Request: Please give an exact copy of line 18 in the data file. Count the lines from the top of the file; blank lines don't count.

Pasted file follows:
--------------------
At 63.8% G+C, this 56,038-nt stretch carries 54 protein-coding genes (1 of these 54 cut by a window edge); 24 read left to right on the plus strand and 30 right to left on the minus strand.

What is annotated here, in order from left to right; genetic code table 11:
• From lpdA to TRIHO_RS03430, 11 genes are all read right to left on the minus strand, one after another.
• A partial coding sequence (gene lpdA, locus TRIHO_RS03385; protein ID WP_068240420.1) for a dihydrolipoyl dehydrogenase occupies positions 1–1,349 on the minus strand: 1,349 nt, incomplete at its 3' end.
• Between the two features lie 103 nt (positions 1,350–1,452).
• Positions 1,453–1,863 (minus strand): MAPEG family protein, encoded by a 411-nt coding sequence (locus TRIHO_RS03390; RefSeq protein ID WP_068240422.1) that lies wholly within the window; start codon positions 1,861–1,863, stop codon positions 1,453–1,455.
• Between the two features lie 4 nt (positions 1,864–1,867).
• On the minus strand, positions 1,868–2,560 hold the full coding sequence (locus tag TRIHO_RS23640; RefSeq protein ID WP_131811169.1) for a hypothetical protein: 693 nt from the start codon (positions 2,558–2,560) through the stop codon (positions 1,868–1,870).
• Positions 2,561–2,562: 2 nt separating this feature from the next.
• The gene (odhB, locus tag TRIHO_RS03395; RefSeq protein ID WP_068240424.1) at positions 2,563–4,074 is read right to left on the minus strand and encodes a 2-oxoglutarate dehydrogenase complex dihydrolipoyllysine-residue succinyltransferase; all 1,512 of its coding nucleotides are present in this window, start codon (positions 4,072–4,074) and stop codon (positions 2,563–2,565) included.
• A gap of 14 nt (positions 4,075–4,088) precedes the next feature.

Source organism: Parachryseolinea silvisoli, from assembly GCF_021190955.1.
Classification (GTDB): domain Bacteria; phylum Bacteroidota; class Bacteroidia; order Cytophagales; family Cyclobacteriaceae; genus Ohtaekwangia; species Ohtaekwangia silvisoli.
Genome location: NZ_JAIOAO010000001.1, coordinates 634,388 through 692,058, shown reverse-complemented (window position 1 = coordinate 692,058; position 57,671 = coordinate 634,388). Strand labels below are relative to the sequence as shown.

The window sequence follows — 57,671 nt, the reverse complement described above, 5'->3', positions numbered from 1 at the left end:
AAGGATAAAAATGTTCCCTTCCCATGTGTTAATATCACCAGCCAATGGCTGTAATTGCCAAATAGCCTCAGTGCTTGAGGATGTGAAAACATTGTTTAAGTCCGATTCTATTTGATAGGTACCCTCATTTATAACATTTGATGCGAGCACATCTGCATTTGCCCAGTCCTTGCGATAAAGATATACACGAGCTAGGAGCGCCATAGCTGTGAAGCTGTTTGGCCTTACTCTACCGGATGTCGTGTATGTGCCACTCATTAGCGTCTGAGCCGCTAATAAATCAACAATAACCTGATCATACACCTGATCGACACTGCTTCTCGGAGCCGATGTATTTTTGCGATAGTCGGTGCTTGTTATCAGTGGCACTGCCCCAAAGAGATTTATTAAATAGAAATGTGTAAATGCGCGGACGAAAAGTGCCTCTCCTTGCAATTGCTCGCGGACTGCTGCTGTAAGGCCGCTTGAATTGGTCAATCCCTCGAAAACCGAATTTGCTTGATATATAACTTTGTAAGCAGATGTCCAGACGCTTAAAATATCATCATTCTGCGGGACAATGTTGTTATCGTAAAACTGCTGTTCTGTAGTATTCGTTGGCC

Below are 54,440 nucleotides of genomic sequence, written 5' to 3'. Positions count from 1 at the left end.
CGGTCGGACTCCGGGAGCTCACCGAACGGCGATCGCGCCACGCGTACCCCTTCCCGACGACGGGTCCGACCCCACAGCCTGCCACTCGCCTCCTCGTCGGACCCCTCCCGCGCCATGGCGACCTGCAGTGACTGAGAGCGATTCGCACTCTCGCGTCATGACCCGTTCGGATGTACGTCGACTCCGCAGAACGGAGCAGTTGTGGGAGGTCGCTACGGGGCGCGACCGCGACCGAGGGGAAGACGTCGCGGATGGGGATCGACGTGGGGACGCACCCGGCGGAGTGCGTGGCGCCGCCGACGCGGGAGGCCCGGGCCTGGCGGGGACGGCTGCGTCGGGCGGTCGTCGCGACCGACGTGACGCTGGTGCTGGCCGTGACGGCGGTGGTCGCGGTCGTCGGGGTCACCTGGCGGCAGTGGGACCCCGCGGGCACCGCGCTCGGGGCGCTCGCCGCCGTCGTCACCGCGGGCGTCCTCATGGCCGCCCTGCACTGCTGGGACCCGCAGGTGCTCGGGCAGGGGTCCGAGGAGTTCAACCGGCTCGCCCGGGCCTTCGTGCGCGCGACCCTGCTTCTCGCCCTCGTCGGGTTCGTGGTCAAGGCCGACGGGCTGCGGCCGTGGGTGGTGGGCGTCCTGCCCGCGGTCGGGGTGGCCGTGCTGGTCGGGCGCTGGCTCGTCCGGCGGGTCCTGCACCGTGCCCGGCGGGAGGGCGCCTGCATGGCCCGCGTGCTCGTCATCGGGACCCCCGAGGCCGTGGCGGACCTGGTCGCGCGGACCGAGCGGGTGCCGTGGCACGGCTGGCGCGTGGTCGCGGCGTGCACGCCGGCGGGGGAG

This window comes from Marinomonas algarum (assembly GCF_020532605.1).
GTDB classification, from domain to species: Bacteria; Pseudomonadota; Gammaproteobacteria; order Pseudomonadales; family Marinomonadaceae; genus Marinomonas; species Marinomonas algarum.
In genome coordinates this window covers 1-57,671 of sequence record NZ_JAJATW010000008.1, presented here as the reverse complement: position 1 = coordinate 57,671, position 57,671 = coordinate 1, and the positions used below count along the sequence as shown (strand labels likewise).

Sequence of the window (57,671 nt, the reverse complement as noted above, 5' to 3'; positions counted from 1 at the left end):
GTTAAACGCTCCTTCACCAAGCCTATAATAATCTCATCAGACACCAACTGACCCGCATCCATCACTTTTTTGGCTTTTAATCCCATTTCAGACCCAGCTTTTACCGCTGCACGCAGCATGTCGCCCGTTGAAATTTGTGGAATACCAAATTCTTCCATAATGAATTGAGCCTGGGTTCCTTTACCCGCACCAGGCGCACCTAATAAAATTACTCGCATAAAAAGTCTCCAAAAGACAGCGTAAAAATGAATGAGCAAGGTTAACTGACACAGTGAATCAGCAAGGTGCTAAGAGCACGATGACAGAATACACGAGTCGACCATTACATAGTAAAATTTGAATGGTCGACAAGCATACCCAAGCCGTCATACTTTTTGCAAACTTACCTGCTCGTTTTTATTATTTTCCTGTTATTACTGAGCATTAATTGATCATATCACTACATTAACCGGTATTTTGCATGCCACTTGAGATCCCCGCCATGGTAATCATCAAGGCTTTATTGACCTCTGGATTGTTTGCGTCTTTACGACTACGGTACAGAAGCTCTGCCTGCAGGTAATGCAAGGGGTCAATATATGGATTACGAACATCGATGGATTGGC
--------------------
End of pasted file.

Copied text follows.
CGGTCGGACTCCGGGAGCTCACCGAACGGCGATCGCGCCACGCGTACCCCTTCCCGACGACGGGTCCGACCCCACAGCCTGCCACTCGCCTCCTCGTCGGACCCCTCCCGCGCCATGGCGACCTGCAGTGACTGAGAGCGATTCGCACTCTCGCGTCATGACCCGTTCGGATGTACGTCGACTCCGCAGAACGGAGCAGTTGTGGGAGGTCGCTACGGGGCGCGACCGCGACCGAGGGGAAGACGTCGCGGATGGGGATCGACGTGGGGACGCACCCGGCGGAGTGCGTGGCGCCGCCGACGCGGGAGGCCCGGGCCTGGCGGGGACGGCTGCGTCGGGCGGTCGTCGCGACCGACGTGACGCTGGTGCTGGCCGTGACGGCGGTGGTCGCGGTCGTCGGGGTCACCTGGCGGCAGTGGGACCCCGCGGGCACCGCGCTCGGGGCGCTCGCCGCCGTCGTCACCGCGGGCGTCCTCATGGCCGCCCTGCACTGCTGGGACCCGCAGGTGCTCGGGCAGGGGTCCGAGGAGTTCAACCGGCTCGCCCGGGCCTTCGTGCGCGCGACCCTGCTTCTCGCCCTCGTCGGGTTCGTGGTCAAGGCCGACGGGCTGCGGCCGTGGGTGGTGGGCGTCCTGCCCGCGGTCGGGGTGGCCGTGCTGGTCGGGCGCTGGCTCGTCCGGCGGGTCCTGCACCGTGCCCGGCGGGAGGGCGCCTGCATGGCCCGCGTGCTCGTCATCGGGACCCCCGAGGCCGTGGCGGACCTGGTCGCGCGGACCGAGCGGGTGCCGTGGCACGGCTGGCGCGTGGTCGCGGCGTGCACGCCGGCGGGGGAG